In the Literature
Jondeau C, Gounon M, Bourguet A, Chahory S. Epidemiology and clinical significance of canine distichiasis: a retrospective study of 291 cases. Vet Ophthalmol. 2023:26(4):339-346. doi:10.1111/vop.13091
The Research …
Authors of this study aimed to describe the epidemiologic factors and clinical significance of canine distichiasis over a 10-year period. Dogs with distichiasis (n = 291) received a complete eye examination, including vision testing, pupillary light reflex evaluation, slit-lamp biomicroscopy, indirect ophthalmoscopy, tonometry, Schirmer tear test, and fluorescein staining. Dogs with additional eyelid abnormalities were excluded.
Distichia prevalence was 5.5%; median patient age at diagnosis was 3.9 years. Significant prevalence was noted in purebred (eg, American cocker spaniels, Cavalier King Charles spaniels, English cocker spaniels), brachycephalic (eg, English bulldogs, boxers), and short-haired dogs. Of note, distichia was an incidental finding in 86.5% of cases and was not associated with ocular disease or discomfort. In dogs with clinical signs, 39% exhibited corneal ulceration (superficial, 28.8%; deep stromal, 10.2%). Distichia was associated with ectopic cilia in 4.1% of dogs.
… The Takeaways
Key pearls to put into practice:
A Finhoff transilluminator or other bright, focal light source in a dimly lit room may help locate abnormal cilia in the absence of high magnification. The eye should be illuminated from the lateral canthus to the medial canthus across the eyelid margin, following the curve of the palpebral fissure. Distichiae that are yellow, cream, or white can be difficult to observe unless light is transmitted across the eyelid at the correct angle. In this author’s experience, shih tzus often exhibit irritation with distichia and concurrent corneal disease with corneal scarring, pigment, vascularization, and intermittent blepharospasm,1 while cocker spaniels may have large numbers of distichiae without obvious signs of discomfort or corneal pathology.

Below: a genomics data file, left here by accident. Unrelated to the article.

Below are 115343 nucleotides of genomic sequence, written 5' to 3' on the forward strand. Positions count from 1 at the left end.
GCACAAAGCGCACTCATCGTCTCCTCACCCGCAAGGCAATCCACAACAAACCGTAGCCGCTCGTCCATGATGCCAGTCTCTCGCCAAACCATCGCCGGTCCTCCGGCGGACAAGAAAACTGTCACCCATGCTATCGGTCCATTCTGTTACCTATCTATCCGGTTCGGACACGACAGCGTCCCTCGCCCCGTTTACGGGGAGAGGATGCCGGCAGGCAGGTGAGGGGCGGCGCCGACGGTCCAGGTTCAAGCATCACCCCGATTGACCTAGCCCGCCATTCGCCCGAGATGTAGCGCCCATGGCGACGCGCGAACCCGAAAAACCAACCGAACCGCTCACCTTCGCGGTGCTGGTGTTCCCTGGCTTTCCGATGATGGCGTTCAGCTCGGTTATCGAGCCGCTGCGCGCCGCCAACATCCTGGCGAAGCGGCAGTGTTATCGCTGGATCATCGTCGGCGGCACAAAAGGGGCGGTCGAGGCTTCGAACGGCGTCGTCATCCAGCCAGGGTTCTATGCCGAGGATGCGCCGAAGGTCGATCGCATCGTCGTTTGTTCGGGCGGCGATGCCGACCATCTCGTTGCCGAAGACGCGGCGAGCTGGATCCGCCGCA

Small cilia forceps with a head loupe can be used to remove distichiae; however, this technique provides only temporary relief, as distichiae regrow within weeks. Distichiae that align with an associated corneal ulcer should be removed to improve the healing process. A soft contact lens may be applied to reduce corneal irritation during healing and improve comfort. An Elizabethan collar can help prevent self-trauma.
Many young dogs with nonhealing ulcers thought to be associated with distichiae or spontaneous, chronic corneal epithelial defects (ie, indolent corneal ulcer, boxer ulcer) have concurrent ectopic cilia that cause corneal frictional irritation (Figure).2 Ectopic cilia are challenging to identify without magnification (eg, head loupe, slit-lamp biomicroscope) but are usually located in the superior eyelid margin, are 2 to 4 mm from the meibomian gland orifices in the palpebral conjunctiva, and appear as small, red, raised swellings surrounded by a small conjunctival pigmented ring. Ectopic cilia can be surgically removed via excision with a punch biopsy; manual removal is typically not successful or possible.
Ectopic cilia (black arrow) causing a nonhealing superficial corneal ulcer (white arrow) in a dog
Surgical intervention is needed for irritation from distichiae not caused by other eyelid abnormalities. In this author’s opinion, electroepilation and nitrous oxide cryosurgery are likely to improve patient comfort.3 Both procedures temporarily depigment the eyelid margins, cause transient eyelid swelling, and may alter tear dynamics.4 Topical tear film replacement may improve comfort and reduce corneal frictional irritation in brachycephalic dogs.
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